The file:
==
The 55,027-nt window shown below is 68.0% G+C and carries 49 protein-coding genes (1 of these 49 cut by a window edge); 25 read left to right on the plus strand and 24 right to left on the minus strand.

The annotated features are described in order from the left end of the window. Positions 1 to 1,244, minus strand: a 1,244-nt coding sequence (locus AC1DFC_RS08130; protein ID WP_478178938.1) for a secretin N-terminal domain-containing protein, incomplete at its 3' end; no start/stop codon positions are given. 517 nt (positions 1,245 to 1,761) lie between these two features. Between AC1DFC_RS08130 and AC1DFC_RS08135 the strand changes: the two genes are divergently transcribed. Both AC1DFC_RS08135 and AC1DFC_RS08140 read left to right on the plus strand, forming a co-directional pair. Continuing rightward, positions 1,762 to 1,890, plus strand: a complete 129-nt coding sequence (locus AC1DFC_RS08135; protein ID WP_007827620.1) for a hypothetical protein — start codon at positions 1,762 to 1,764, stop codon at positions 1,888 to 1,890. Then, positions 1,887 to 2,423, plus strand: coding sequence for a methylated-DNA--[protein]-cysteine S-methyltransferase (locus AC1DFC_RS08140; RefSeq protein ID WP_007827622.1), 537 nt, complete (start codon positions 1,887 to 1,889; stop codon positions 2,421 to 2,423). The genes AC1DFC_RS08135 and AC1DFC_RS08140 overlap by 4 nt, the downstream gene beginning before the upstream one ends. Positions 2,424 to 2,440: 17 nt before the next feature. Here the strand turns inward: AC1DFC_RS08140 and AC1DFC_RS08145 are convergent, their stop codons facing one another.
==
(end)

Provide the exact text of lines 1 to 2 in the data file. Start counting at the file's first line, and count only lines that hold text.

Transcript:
The 55,027-nt window shown below is 68.0% G+C and carries 49 protein-coding genes (1 of these 49 cut by a window edge); 25 read left to right on the plus strand and 24 right to left on the minus strand.

The annotated features are described in order from the left end of the window. Positions 1 to 1,244, minus strand: a 1,244-nt coding sequence (locus AC1DFC_RS08130; protein ID WP_478178938.1) for a secretin N-terminal domain-containing protein, incomplete at its 3' end; no start/stop codon positions are given. 517 nt (positions 1,245 to 1,761) lie between these two features. Between AC1DFC_RS08130 and AC1DFC_RS08135 the strand changes: the two genes are divergently transcribed. Both AC1DFC_RS08135 and AC1DFC_RS08140 read left to right on the plus strand, forming a co-directional pair. Continuing rightward, positions 1,762 to 1,890, plus strand: a complete 129-nt coding sequence (locus AC1DFC_RS08135; protein ID WP_007827620.1) for a hypothetical protein — start codon at positions 1,762 to 1,764, stop codon at positions 1,888 to 1,890. Then, positions 1,887 to 2,423, plus strand: coding sequence for a methylated-DNA--[protein]-cysteine S-methyltransferase (locus AC1DFC_RS08140; RefSeq protein ID WP_007827622.1), 537 nt, complete (start codon positions 1,887 to 1,889; stop codon positions 2,421 to 2,423). The genes AC1DFC_RS08135 and AC1DFC_RS08140 overlap by 4 nt, the downstream gene beginning before the upstream one ends. Positions 2,424 to 2,440: 17 nt before the next feature. Here the strand turns inward: AC1DFC_RS08140 and AC1DFC_RS08145 are convergent, their stop codons facing one another.